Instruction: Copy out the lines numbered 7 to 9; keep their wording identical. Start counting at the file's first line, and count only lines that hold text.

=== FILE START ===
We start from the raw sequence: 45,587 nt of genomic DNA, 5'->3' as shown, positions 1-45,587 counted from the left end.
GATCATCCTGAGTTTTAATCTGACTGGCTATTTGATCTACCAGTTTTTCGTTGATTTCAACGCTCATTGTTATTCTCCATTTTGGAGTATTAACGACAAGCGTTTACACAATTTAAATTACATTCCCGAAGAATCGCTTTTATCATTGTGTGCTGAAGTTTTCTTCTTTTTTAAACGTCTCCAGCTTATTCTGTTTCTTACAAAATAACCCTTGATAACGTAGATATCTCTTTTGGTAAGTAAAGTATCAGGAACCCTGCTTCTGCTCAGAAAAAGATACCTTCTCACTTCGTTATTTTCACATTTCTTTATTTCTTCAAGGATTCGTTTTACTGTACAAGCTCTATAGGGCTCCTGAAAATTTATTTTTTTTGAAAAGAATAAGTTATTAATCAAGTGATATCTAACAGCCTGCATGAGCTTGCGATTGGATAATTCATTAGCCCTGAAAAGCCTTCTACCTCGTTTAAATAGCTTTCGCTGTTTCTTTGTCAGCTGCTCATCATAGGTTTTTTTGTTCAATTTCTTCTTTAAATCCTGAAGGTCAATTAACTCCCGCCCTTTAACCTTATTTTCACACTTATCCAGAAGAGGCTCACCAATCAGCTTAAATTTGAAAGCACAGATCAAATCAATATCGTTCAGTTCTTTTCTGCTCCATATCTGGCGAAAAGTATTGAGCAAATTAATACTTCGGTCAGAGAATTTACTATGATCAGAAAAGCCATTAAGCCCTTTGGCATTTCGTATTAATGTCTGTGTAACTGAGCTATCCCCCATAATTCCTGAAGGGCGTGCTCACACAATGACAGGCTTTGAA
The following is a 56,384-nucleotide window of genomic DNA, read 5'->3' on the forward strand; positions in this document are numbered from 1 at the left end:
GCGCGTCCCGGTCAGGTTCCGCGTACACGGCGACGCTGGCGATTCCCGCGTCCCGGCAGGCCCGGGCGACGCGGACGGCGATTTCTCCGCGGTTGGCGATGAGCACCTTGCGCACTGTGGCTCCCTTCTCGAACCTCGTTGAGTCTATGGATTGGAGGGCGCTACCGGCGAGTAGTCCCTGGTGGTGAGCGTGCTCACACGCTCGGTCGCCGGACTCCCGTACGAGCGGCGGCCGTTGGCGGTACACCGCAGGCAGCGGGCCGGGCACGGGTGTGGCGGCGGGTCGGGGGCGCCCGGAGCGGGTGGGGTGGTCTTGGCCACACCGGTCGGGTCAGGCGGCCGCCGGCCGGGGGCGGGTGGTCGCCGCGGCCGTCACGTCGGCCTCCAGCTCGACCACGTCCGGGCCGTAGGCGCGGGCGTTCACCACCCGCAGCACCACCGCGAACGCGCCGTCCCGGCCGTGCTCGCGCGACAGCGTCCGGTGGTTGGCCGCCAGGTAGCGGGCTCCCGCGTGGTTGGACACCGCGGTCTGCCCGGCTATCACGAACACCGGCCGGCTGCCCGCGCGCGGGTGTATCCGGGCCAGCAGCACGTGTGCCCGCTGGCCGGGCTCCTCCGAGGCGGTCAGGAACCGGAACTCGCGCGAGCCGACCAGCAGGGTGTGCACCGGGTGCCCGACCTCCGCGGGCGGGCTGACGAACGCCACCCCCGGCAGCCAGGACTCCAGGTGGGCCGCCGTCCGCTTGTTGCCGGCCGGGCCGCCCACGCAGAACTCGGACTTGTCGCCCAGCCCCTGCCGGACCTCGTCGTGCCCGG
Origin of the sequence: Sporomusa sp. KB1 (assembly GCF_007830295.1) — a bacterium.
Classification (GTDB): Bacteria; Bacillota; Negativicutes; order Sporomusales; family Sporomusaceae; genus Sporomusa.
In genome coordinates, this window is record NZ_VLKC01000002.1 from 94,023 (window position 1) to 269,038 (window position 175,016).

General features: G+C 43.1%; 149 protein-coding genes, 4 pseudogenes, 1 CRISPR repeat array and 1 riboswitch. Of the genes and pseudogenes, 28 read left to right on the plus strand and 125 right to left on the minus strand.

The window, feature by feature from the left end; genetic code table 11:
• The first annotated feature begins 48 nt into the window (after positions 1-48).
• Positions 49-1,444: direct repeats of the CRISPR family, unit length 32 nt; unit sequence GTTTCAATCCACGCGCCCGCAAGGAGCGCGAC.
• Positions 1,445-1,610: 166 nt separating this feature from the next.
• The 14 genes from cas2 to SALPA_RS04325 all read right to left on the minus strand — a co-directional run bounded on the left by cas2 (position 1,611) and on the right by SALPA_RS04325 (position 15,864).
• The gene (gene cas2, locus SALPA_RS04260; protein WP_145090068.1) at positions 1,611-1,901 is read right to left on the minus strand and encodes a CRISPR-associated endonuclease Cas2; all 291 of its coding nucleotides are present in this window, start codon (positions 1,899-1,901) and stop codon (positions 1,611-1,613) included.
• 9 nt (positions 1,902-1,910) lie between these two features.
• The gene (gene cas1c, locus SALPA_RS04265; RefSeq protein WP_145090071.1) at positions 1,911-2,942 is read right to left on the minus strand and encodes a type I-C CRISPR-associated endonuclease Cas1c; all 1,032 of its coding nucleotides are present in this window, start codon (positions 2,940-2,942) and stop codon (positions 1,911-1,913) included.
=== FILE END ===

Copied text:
In genome coordinates, this window is record NZ_VLKC01000002.1 from 94,023 (window position 1) to 269,038 (window position 175,016).

General features: G+C 43.1%; 149 protein-coding genes, 4 pseudogenes, 1 CRISPR repeat array and 1 riboswitch. Of the genes and pseudogenes, 28 read left to right on the plus strand and 125 right to left on the minus strand.

The window, feature by feature from the left end; genetic code table 11: